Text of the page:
Warren Buffett, who’s one of the (if not the) best investors in the world, is constantly talking about the importance of investing in companies with a strong economic moat. Put simply, an economic moat is the competitive advantage that a company has which will help keep the firm’s competitors at bay, much like how a medieval castle has a moat of water to keep invaders out (see picture above). Although moats are important for investors, it’s important to know that not many companies have a truly enduring moat. With this in mind, I’d be taking a look at two blue…
Warren Buffett, who’s one of the (if not the) best investors in the world, is constantly talking about the importance of investing in companies with a strong economic moat.
Put simply, an economic moat is the competitive advantage that a company has which will help keep the firm’s competitors at bay, much like how a medieval castle has a moat of water to keep invaders out (see picture above).
Although moats are important for investors, it’s important to know that not many companies have a truly enduring moat. With this in mind, I’d be taking a look at two blue chips (companies which make up Singapore’s stock market benchmark, the Straits Times Index (SGX: ^STI), are commonly known as blue chips) to see if they have what it takes to be admired by Buffett.
The first company on my list is Starhub Ltd (SGX: CC3), the second largest telecommunication services provider in Singapore. Starhub, with a purely local business providing customers with services that include mobile, internet, cable television and more, competes directly with M1 Ltd (SGX: B2F) and Singapore Telecommunications Limited (SGX: Z74) on a number of different fronts.
From the perspective of a customer, he or she can switch easily between the different telcos; the ease of switching is aided by the fact that all three companies offer similar products and services. Even if there is a difference between the level of service that each company provides, there is no restriction which can prevent a competitor from one-upping Starhub’s service standards.
When we take all that I’ve described into account, it’d appear that Starhub may not possess a strong economic moat which can prevent competitors from stealing market share.
The second company I’d be discussing is United Overseas Bank Ltd (SGX: U11), one of Singapore’s largest financial institutions and a competitor to many other banks including DBS Group Holdings Ltd (SGX: D05) and Oversea-Chinese Banking Corporation Ltd (SGX: O39) in both the local and regional banking markets.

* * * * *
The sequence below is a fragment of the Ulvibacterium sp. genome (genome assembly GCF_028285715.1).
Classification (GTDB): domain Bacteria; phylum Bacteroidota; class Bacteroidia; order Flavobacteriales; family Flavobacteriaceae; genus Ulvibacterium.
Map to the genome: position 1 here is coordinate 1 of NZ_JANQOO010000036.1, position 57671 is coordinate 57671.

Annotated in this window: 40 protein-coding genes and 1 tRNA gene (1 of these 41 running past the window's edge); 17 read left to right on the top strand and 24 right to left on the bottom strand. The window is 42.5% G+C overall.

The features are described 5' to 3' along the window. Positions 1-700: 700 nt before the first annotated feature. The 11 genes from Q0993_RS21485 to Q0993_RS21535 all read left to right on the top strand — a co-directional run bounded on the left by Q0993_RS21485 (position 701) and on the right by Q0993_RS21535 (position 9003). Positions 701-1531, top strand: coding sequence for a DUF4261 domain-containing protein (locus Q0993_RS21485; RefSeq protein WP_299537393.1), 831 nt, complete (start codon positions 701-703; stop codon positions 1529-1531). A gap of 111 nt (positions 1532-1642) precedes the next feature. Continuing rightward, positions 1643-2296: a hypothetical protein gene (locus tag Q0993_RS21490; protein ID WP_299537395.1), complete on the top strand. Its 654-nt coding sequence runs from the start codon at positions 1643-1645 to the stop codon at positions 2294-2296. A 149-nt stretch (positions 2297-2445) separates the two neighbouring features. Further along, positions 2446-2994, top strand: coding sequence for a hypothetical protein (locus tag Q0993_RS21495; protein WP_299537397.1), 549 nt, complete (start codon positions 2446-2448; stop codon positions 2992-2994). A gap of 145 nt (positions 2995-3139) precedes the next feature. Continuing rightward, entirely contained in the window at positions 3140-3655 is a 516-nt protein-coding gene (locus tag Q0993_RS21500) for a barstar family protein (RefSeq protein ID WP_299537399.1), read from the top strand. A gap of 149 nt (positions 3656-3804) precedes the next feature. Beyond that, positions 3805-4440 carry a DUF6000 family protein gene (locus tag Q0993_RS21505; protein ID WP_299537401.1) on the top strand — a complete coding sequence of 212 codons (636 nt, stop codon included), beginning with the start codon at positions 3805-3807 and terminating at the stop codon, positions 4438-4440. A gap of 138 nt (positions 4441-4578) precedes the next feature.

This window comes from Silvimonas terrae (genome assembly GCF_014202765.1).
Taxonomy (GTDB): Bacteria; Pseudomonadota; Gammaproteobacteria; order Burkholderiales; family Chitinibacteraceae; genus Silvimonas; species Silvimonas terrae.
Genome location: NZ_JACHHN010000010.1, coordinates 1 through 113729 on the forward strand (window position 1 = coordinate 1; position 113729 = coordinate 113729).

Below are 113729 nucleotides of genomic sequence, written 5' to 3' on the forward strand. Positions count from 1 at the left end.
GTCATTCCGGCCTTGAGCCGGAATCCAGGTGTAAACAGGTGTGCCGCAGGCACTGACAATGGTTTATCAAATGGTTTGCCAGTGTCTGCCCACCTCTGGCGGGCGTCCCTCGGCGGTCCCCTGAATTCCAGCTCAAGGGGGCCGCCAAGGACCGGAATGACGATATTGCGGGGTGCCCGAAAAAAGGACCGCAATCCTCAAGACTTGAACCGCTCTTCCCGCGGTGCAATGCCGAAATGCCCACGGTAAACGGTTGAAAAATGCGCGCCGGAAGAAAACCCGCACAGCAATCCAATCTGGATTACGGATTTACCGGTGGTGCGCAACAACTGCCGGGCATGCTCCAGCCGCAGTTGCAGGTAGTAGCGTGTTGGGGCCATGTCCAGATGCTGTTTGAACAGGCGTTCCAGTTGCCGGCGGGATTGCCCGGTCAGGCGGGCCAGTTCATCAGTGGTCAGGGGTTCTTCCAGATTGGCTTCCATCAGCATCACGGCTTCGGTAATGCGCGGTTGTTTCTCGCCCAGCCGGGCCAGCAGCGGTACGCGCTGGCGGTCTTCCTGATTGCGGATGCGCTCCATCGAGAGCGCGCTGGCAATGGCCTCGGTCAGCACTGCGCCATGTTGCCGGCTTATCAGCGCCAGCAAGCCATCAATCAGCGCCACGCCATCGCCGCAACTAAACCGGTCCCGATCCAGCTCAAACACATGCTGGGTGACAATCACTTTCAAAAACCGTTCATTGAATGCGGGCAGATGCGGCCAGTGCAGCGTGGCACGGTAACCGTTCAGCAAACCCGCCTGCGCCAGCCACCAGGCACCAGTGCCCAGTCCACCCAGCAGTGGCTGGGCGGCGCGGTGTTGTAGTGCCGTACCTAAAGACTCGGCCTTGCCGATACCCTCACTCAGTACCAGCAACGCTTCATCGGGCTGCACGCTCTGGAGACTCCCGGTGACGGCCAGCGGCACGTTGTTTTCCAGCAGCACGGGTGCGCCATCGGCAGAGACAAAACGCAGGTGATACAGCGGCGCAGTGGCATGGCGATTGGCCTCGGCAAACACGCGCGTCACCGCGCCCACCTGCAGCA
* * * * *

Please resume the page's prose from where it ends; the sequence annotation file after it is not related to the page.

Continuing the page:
A bank’s most basic business is to gather deposits and then loan them out; the bank earns its keep by collecting the spread between the interest it pays on its deposits and the interest it receives from the loans it has made.
In this sense, there are two important perspectives to understand when it comes to analysing a bank’s economic moat – the depositor’s perspective and the borrower’s perspective.
From a depositor’s vantage point, so long as a bank can offer a good interest rate for deposit accounts along with being financially sound (depositors can suffer if a bank goes kaput), there isn’t much to choose from between different banks. When we switch to a borrower’s perspective, it’s most likely that the borrower will pick the bank which can provide the cheapest loans for him or her.
These mean that banks are basically competing on the basis of who can offer a cheaper price for loans (or higher interest rates for deposits) and that does not seem to be a foundation on which strong economic moats can be built upon.
We have seen that even for large companies with only a few competitors, the ability to create a lasting economic moat is not easy.
Even though both Starhub and United Overseas Bank are considered big firms in their respective markets, they do not seem to possess strong economic moats that can provide a resolute defence against their competitors.
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The information provided is for general information purposes only and is not intended to be personalised investment or financial advice. Motley Fool Singapore writer Stanley Lim doesn’t own shares in any companies mentioned.